Background

Imbalance between the vastus medialis oblique (VMO) muscle and the vastus lateralis oblique (VTO) Vastus lateralis has been thought to be a primary cause of abnormal patellar tracking, possibly leading to patellofemoral pain syndrome (PFPS).

Patellofemoral Pain Syndrome;Torque;Ultrasonography;Muscle Fiber Angle Patellofemoral Pain Syndrome;Torque;Ultrasonography;Muscle Fiber Angle http://www.jrehabilhealth.com/index.php?page=article&article_id=32216 Roshanak Honarpishe Roshanak Honarpishe Neuromuscular Rehabilitation Research Center, Rehabilitation Faculty, Semnan University of Medical Sciences, Semnan, IR Iran Neuromuscular Rehabilitation Research Center, Rehabilitation Faculty, Semnan University of Medical Sciences, Semnan, IR Iran Amir Hoshang Bakhtiary Amir Hoshang Bakhtiary Neuromuscular Rehabilitation Research Center, Rehabilitation Faculty, Semnan University of Medical Sciences, Semnan, IR Iran; Neuromuscular Rehabilitation Research Center, Semnan University of Medical Sciences, Semnan, IR Iran. Tel: +98-9123311892, Fax: +98-233332850 Neuromuscular Rehabilitation Research Center, Rehabilitation Faculty, Semnan University of Medical Sciences, Semnan, IR Iran; Neuromuscular Rehabilitation Research Center, Semnan University of Medical Sciences, Semnan, IR Iran. Tel: +98-9123311892, Fax: +98-233332850 Gholamreza Olyaei Gholamreza Olyaei Department of Physiotherapy, School of Rehabilitation, Tehran University of Medical Sciences, Tehran, IR Iran Department of Physiotherapy, School of Rehabilitation, Tehran University of Medical Sciences, Tehran, IR Iran
en 10.17795/mejrh-31310 Assessment the Interests of Elderly People Residing in Nursing Homes in Individual Activities Assessment the Interests of Elderly People Residing in Nursing Homes in Individual Activities research-article research-article Conclusions

The results showed that in the domain of individual activities in both sexes, the rates of interest in daily activities, cultural-educational pursuits, and physical exercise were very similar. However, in some cases, there were differences between the two sexes in terms of their interest in specific activities.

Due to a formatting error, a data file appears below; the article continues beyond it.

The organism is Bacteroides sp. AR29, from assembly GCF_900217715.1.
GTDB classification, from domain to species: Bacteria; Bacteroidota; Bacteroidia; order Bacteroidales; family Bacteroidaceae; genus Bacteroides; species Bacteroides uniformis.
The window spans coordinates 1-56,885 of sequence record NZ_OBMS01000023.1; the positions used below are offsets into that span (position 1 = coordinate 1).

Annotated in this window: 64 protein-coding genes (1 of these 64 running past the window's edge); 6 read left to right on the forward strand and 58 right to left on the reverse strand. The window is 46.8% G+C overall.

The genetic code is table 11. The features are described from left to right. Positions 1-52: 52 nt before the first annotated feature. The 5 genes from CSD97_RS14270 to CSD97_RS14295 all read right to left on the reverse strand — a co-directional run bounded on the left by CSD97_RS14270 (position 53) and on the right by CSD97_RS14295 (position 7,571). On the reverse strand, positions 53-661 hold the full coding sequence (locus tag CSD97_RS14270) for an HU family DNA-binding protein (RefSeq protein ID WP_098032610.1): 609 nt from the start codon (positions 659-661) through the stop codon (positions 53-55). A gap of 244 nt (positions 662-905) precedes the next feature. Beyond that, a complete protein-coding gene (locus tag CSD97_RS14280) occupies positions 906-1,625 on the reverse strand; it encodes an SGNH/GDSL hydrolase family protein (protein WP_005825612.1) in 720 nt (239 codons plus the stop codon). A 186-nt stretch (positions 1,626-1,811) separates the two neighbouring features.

Patients and Methods

In this descriptive–analytical study, 80 elderly people in the age group 65 to 85 years residing in eight nursing homes in Tehran, Iran and affiliated with the Welfare Organization were studied. Their interest in three domains of individual activities daily activities, cultural educational affairs, and physical exercises were measured using a questionnaire and Interest Check List taken from Matsutessiu’s and Klyczek et al.’s studies. To analyze the data, the frequency percentage, the Chi-square test, and the Fisher test were used with a significance level of 5% as determined via SPSS-18. Moreover, to evaluate the statistical validity of data, cluster analysis was used.

Results

Investigation of the elderly people’s interests in three domains of individual activities showed the greatest interest in the activities of daily living; elderly of both sexes were interested in putting on makeup up appearance dressing up , going shopping, and dust , while the women were interested in cooking (over 80%). Meanwhile significant difference was seen in the women’s and men’s interest in driving, cooking,and washing (P = 0.05). In terms of cultural–educational pursuits, both sexes were interested in scientific and religious studies, praying, and listening to lectures. However, men were more interested in historical studies and concert (over 80%). Moreover, a significant difference between the two genders was evident in terms of writing and math calculations (P < 0.05). Both sexes were interested in physical exercise, such as hiking and fitness. A significant difference between the two genders was observed in relation to activities like playing football, swimming, traditional sports, cycling, volleyball, tennis, and basketball (P > 0.001).